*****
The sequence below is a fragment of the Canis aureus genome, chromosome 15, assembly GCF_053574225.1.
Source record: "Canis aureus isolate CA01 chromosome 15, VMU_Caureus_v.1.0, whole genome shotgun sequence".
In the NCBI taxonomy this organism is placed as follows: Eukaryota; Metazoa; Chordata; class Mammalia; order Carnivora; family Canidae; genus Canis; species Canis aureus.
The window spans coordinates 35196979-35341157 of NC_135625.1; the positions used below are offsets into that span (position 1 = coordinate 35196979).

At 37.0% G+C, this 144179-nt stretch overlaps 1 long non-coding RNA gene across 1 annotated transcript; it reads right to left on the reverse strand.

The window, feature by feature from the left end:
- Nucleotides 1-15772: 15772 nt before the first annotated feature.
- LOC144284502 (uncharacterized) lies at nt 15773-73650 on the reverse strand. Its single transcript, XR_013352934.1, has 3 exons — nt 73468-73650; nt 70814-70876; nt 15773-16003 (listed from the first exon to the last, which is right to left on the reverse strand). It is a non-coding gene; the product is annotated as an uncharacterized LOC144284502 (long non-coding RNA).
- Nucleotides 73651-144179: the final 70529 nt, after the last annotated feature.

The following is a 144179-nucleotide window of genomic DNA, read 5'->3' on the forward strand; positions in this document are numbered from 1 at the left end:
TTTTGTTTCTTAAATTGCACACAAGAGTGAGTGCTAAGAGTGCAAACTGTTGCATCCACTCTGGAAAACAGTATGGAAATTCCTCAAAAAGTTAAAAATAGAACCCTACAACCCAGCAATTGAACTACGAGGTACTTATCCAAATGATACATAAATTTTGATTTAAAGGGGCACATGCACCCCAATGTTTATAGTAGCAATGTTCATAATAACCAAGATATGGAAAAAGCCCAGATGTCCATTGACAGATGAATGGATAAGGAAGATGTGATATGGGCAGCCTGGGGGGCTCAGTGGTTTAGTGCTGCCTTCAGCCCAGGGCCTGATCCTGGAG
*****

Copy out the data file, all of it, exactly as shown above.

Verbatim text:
The sequence below is a fragment of the Canis aureus genome, chromosome 15, assembly GCF_053574225.1.
Source record: "Canis aureus isolate CA01 chromosome 15, VMU_Caureus_v.1.0, whole genome shotgun sequence".
In the NCBI taxonomy this organism is placed as follows: Eukaryota; Metazoa; Chordata; class Mammalia; order Carnivora; family Canidae; genus Canis; species Canis aureus.
The window spans coordinates 35196979-35341157 of NC_135625.1; the positions used below are offsets into that span (position 1 = coordinate 35196979).

At 37.0% G+C, this 144179-nt stretch overlaps 1 long non-coding RNA gene across 1 annotated transcript; it reads right to left on the reverse strand.

The window, feature by feature from the left end:
- Nucleotides 1-15772: 15772 nt before the first annotated feature.
- LOC144284502 (uncharacterized) lies at nt 15773-73650 on the reverse strand. Its single transcript, XR_013352934.1, has 3 exons — nt 73468-73650; nt 70814-70876; nt 15773-16003 (listed from the first exon to the last, which is right to left on the reverse strand). It is a non-coding gene; the product is annotated as an uncharacterized LOC144284502 (long non-coding RNA).
- Nucleotides 73651-144179: the final 70529 nt, after the last annotated feature.

The following is a 144179-nucleotide window of genomic DNA, read 5'->3' on the forward strand; positions in this document are numbered from 1 at the left end:
TTTTGTTTCTTAAATTGCACACAAGAGTGAGTGCTAAGAGTGCAAACTGTTGCATCCACTCTGGAAAACAGTATGGAAATTCCTCAAAAAGTTAAAAATAGAACCCTACAACCCAGCAATTGAACTACGAGGTACTTATCCAAATGATACATAAATTTTGATTTAAAGGGGCACATGCACCCCAATGTTTATAGTAGCAATGTTCATAATAACCAAGATATGGAAAAAGCCCAGATGTCCATTGACAGATGAATGGATAAGGAAGATGTGATATGGGCAGCCTGGGGGGCTCAGTGGTTTAGTGCTGCCTTCAGCCCAGGGCCTGATCCTGGAG